We believe permission is the engine driving the email marketing train. So, it’s a rude shock to wander back into the dining car and find people still arguing opt-out as an acceptable strategy.
Permission — opt-in, double opt-in, confirmed opt-in, whatever form you use — is no longer one of several options for responsible email marketers. It’s even evolved beyond being a best practice, something to shoot for or debate at conference workshops.
Permission is now a required practice and is critical to your email program’s success. Sending email without permission hurts three critical facets of your email program: deliverability, customer brand experience, and ROI (define).
Major ISPs require all bulk email sent to their users to be permission-based. From the AOL bulk-email guidelines:
All bulk email to AOL members must be solicited, meaning that the sender has an existing and provable relationship with the email recipient and the recipient has not requested not to receive future mailings from the sender. Documentation of the relationship between the sender and the recipient must be made available to AOL upon request.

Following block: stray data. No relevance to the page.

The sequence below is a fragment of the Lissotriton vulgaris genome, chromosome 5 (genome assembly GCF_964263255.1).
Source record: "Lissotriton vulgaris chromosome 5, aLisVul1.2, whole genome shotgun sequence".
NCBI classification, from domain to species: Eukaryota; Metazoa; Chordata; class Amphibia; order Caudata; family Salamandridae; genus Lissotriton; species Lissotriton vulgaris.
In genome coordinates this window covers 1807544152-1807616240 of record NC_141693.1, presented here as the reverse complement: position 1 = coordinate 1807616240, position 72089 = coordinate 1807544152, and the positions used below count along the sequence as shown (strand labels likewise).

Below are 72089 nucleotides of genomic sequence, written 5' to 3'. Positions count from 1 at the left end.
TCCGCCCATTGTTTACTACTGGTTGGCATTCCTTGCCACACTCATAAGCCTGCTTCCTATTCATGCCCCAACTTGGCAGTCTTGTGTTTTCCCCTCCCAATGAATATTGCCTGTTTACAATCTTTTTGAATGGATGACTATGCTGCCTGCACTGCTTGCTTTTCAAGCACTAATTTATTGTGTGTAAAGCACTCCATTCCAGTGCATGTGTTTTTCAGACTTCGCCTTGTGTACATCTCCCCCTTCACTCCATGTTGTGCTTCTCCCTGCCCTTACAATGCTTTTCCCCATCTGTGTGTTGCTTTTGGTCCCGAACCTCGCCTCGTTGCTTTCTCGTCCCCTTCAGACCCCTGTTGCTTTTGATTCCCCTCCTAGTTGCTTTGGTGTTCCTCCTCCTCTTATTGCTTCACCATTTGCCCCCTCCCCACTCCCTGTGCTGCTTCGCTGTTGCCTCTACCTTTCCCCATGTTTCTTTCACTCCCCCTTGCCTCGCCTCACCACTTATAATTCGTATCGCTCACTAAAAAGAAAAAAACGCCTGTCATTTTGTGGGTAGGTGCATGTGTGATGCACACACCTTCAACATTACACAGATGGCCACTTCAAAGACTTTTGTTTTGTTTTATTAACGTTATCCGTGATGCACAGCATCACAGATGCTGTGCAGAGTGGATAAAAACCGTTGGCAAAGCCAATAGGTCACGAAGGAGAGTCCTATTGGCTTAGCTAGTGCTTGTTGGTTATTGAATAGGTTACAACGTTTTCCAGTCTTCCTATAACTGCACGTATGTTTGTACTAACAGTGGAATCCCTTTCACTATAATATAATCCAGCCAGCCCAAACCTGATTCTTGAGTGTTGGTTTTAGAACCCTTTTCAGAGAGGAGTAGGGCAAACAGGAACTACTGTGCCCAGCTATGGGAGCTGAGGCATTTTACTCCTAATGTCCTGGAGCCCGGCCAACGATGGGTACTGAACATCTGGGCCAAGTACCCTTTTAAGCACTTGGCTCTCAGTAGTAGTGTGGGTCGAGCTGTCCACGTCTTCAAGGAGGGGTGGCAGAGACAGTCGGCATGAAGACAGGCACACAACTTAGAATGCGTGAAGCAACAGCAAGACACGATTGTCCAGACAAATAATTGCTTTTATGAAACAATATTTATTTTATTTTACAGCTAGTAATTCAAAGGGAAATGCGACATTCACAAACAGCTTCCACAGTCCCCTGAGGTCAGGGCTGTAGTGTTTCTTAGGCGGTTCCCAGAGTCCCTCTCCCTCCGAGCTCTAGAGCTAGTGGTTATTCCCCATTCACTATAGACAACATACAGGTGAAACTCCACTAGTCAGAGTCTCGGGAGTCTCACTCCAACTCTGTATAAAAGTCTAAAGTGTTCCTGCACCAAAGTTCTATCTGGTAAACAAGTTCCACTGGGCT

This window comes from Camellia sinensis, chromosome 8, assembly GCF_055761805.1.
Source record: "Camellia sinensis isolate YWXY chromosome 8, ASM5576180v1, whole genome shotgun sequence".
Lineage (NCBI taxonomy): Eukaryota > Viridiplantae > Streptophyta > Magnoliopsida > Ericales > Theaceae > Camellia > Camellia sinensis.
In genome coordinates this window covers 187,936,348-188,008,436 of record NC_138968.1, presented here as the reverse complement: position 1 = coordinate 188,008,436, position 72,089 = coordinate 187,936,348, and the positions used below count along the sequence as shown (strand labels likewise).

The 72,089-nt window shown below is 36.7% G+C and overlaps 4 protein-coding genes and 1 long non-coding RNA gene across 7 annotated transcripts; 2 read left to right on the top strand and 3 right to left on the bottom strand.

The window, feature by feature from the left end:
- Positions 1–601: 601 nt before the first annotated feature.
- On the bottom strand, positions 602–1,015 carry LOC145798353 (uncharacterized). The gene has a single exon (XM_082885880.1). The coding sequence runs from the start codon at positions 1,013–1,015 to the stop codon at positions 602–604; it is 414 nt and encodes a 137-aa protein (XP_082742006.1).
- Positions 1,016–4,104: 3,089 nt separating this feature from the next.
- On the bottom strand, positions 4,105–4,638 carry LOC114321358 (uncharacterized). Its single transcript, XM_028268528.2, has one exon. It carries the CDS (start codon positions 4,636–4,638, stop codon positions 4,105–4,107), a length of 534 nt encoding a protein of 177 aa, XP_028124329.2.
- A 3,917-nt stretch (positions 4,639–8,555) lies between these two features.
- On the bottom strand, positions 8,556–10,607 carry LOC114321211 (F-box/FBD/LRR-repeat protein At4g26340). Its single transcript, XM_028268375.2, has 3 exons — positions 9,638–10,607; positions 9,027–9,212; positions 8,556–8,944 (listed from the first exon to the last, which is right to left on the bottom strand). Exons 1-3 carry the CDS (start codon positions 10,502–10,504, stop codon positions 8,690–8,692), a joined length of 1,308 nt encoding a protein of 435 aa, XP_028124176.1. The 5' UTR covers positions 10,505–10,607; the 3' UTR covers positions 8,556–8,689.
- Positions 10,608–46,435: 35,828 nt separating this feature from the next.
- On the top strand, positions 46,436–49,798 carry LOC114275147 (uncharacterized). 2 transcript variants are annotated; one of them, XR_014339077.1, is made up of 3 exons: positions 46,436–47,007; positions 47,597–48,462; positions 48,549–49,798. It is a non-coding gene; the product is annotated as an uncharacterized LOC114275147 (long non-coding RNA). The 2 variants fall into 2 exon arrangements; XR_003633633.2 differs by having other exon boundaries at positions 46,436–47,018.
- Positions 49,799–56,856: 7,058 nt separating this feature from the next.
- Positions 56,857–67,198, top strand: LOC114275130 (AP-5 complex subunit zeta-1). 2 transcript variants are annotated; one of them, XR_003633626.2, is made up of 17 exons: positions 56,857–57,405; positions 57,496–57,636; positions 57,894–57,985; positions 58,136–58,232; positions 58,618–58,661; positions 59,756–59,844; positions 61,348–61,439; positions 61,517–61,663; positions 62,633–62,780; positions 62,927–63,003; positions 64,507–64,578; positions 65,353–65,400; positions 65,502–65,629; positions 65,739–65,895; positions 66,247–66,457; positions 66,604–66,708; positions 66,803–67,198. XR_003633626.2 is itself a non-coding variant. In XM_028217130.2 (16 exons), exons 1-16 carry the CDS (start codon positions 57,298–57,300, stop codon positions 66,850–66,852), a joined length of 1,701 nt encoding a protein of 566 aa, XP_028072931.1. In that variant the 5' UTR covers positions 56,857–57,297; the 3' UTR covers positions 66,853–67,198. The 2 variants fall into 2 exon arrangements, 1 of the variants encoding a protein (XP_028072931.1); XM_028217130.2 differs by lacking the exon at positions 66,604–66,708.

AOL’s whitelisting service requires permission, as does its feedback-loop service, which alerts you to email blockages and failures.
MSN’s policy reads:
You may not use any MSN services to send Spam. You also may not deliver Spam or cause Spam to be delivered to any of Microsoft’s MSN Services or MSN customers.
And Yahoo’s policy states:
Don’t send unsolicited email. Make sure that all email addresses are confirmed with an opt-in process that ensures the recipient wants to receive your mail.
Permission is also the standard for accreditation and trusted-sender services, which helps email pass through filters and get delivered to the inbox instead of the junk folder. Some even specify the highest level of permission: double/confirmed opt-in.
Customer Brand Experience